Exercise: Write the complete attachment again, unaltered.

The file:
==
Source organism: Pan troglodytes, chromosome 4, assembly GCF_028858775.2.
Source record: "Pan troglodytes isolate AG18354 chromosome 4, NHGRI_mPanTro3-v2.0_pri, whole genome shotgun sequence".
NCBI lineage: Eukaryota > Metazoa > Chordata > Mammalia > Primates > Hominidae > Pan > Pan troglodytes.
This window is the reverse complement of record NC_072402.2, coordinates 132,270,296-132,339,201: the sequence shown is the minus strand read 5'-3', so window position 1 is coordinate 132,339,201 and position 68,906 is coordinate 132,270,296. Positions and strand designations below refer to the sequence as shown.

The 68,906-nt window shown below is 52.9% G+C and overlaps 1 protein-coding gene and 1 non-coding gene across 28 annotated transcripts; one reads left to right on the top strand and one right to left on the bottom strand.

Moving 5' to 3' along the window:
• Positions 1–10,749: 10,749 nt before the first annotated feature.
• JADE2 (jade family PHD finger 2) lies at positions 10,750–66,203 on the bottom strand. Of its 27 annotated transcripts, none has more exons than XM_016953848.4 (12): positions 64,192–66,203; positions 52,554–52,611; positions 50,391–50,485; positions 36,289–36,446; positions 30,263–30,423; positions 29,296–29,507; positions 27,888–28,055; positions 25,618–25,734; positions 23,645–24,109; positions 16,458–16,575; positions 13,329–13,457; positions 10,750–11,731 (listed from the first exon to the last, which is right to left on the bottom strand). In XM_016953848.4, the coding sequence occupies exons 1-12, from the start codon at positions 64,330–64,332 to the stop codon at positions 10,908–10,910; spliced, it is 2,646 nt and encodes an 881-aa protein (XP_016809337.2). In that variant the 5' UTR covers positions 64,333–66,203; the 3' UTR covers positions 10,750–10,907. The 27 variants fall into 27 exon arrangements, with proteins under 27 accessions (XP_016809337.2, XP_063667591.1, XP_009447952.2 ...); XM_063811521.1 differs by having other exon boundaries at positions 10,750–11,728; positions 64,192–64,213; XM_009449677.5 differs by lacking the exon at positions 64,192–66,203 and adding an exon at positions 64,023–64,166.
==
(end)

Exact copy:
Source organism: Pan troglodytes, chromosome 4, assembly GCF_028858775.2.
Source record: "Pan troglodytes isolate AG18354 chromosome 4, NHGRI_mPanTro3-v2.0_pri, whole genome shotgun sequence".
NCBI lineage: Eukaryota > Metazoa > Chordata > Mammalia > Primates > Hominidae > Pan > Pan troglodytes.
This window is the reverse complement of record NC_072402.2, coordinates 132,270,296-132,339,201: the sequence shown is the minus strand read 5'-3', so window position 1 is coordinate 132,339,201 and position 68,906 is coordinate 132,270,296. Positions and strand designations below refer to the sequence as shown.

The 68,906-nt window shown below is 52.9% G+C and overlaps 1 protein-coding gene and 1 non-coding gene across 28 annotated transcripts; one reads left to right on the top strand and one right to left on the bottom strand.

Moving 5' to 3' along the window:
• Positions 1–10,749: 10,749 nt before the first annotated feature.
• JADE2 (jade family PHD finger 2) lies at positions 10,750–66,203 on the bottom strand. Of its 27 annotated transcripts, none has more exons than XM_016953848.4 (12): positions 64,192–66,203; positions 52,554–52,611; positions 50,391–50,485; positions 36,289–36,446; positions 30,263–30,423; positions 29,296–29,507; positions 27,888–28,055; positions 25,618–25,734; positions 23,645–24,109; positions 16,458–16,575; positions 13,329–13,457; positions 10,750–11,731 (listed from the first exon to the last, which is right to left on the bottom strand). In XM_016953848.4, the coding sequence occupies exons 1-12, from the start codon at positions 64,330–64,332 to the stop codon at positions 10,908–10,910; spliced, it is 2,646 nt and encodes an 881-aa protein (XP_016809337.2). In that variant the 5' UTR covers positions 64,333–66,203; the 3' UTR covers positions 10,750–10,907. The 27 variants fall into 27 exon arrangements, with proteins under 27 accessions (XP_016809337.2, XP_063667591.1, XP_009447952.2 ...); XM_063811521.1 differs by having other exon boundaries at positions 10,750–11,728; positions 64,192–64,213; XM_009449677.5 differs by lacking the exon at positions 64,192–66,203 and adding an exon at positions 64,023–64,166.